Music therapy is an evidence-based approach to treatment for people of all ages including infants; children; people with autism, ADHD, and other disabilities; neurodiverse individuals; and seniors with Alzheimer's and dementia.
Learning music can start by choosing your favorite songs, then setting goals to fit with your schedule and skill level. Music therapists are classically trained musicians who's clinical skills help people feel successful right away.
Since infants and children are especially motivated by music, music therapists use activities like singing, drumming, scarves, books, and movement to target developmental milestones.
Music therapy also has a unique effect on speech and language centers of the brain. Click here to learn how music therapy directly addresses communication goals.
Life On Music strongly believes in an neurodiversity-affirming approach to music therapy. Music therapy supports autistic people by using familiar activities like singing, dancing, drumming, and instrument playing to address social, emotional, developmental, and communication goals.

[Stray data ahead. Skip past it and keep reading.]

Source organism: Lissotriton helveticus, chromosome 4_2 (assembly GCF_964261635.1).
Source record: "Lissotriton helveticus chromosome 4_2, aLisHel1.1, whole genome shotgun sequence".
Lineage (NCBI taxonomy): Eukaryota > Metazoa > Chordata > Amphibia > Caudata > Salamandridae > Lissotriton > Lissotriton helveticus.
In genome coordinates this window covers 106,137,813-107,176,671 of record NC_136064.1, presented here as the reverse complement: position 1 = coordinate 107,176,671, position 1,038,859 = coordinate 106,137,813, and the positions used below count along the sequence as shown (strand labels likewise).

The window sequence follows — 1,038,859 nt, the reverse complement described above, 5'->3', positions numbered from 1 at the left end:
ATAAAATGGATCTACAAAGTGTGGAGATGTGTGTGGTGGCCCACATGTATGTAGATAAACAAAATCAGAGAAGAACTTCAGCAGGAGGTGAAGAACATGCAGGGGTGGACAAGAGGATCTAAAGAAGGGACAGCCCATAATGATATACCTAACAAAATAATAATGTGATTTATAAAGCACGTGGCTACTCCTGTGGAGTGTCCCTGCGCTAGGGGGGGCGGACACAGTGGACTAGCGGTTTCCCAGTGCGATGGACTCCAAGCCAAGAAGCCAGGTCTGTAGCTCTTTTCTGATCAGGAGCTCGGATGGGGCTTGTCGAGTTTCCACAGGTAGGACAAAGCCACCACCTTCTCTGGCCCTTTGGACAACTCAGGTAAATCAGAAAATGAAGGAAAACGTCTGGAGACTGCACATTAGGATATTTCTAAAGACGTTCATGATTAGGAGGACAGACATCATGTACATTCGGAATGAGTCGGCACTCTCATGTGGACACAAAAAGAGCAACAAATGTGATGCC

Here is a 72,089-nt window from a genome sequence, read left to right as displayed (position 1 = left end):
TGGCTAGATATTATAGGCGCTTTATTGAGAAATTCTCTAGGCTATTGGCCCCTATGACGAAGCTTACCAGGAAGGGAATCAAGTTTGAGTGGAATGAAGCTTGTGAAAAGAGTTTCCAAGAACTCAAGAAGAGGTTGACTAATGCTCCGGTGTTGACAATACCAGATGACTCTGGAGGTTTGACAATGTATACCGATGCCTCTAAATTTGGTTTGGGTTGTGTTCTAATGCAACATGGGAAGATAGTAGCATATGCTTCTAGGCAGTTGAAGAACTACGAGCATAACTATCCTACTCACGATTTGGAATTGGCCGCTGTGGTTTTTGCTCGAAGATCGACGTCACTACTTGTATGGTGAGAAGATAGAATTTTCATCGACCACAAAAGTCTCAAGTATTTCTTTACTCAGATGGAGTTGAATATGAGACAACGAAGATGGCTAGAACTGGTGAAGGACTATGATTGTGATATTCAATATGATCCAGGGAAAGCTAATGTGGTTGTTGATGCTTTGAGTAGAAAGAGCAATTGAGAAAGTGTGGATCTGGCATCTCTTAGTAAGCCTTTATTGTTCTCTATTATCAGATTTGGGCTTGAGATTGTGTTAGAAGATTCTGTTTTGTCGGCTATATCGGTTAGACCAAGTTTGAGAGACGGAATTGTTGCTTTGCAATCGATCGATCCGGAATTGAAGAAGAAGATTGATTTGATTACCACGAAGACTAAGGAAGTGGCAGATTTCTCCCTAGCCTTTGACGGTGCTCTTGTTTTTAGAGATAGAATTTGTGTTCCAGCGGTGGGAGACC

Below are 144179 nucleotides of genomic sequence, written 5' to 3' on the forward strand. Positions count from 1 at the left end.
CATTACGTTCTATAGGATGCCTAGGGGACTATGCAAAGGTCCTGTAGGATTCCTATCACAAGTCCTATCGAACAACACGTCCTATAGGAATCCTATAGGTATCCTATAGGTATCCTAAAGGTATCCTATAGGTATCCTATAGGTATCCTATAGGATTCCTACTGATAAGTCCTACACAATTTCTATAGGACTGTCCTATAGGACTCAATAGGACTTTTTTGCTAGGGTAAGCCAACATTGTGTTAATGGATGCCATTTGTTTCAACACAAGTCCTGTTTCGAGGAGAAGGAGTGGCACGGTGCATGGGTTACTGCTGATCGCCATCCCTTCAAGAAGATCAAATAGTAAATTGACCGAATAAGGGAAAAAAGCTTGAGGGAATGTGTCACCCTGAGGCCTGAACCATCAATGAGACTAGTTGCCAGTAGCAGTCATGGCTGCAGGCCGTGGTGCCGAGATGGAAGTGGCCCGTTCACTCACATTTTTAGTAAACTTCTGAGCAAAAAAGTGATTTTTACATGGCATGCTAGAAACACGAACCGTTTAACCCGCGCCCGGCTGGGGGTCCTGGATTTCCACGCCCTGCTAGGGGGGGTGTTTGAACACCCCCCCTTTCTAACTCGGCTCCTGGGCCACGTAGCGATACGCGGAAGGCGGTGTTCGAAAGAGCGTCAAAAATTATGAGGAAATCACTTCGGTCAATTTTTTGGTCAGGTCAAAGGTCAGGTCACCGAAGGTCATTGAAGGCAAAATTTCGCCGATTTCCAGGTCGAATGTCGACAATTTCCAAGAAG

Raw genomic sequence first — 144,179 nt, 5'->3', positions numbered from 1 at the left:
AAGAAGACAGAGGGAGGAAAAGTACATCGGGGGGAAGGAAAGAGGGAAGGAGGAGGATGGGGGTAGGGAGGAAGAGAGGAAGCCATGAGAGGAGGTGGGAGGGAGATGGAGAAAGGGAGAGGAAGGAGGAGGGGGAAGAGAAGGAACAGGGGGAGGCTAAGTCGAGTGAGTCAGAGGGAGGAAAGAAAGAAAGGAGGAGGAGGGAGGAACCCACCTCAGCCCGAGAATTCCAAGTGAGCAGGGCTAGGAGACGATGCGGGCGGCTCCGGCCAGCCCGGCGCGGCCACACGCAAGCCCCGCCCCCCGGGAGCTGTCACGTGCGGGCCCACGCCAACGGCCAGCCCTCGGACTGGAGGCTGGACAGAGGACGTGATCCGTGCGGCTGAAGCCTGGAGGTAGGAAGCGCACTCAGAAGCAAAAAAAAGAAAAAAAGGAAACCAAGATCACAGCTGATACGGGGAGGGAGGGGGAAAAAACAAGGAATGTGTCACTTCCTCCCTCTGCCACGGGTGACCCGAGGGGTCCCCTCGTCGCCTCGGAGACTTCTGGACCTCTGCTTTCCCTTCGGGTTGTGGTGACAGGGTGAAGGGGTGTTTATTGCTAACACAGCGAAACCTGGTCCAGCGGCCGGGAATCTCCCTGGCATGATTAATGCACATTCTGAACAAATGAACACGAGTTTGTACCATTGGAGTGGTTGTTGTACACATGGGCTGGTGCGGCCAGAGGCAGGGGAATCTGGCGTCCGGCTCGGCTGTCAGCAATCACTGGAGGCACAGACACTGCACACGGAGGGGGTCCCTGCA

By using familiar singing, movement, and instrument playing, music therapy gives seniors the opportunity to maintain the skills required for daily living. Music therapists are specially trained to work with seniors, including people with Alzheimer's and dementia, in group and one-on-one settings.
Music therapy is different from other therapies because music connects almost every area of the brain. This means life skills learned in music therapy are achieved faster and are maintained outside the session.
Rhythm, melody, and repetition have a profound impact on attention and mood. Music therapists increase resilience by facilitating interventions to label feelings, work through frustration, and regulate emotions.
Combined with board-certified music therapists' training, music interventions allow participants to feel at-ease and emotionally regulated, which is the best opportunity to practice and build on life skills.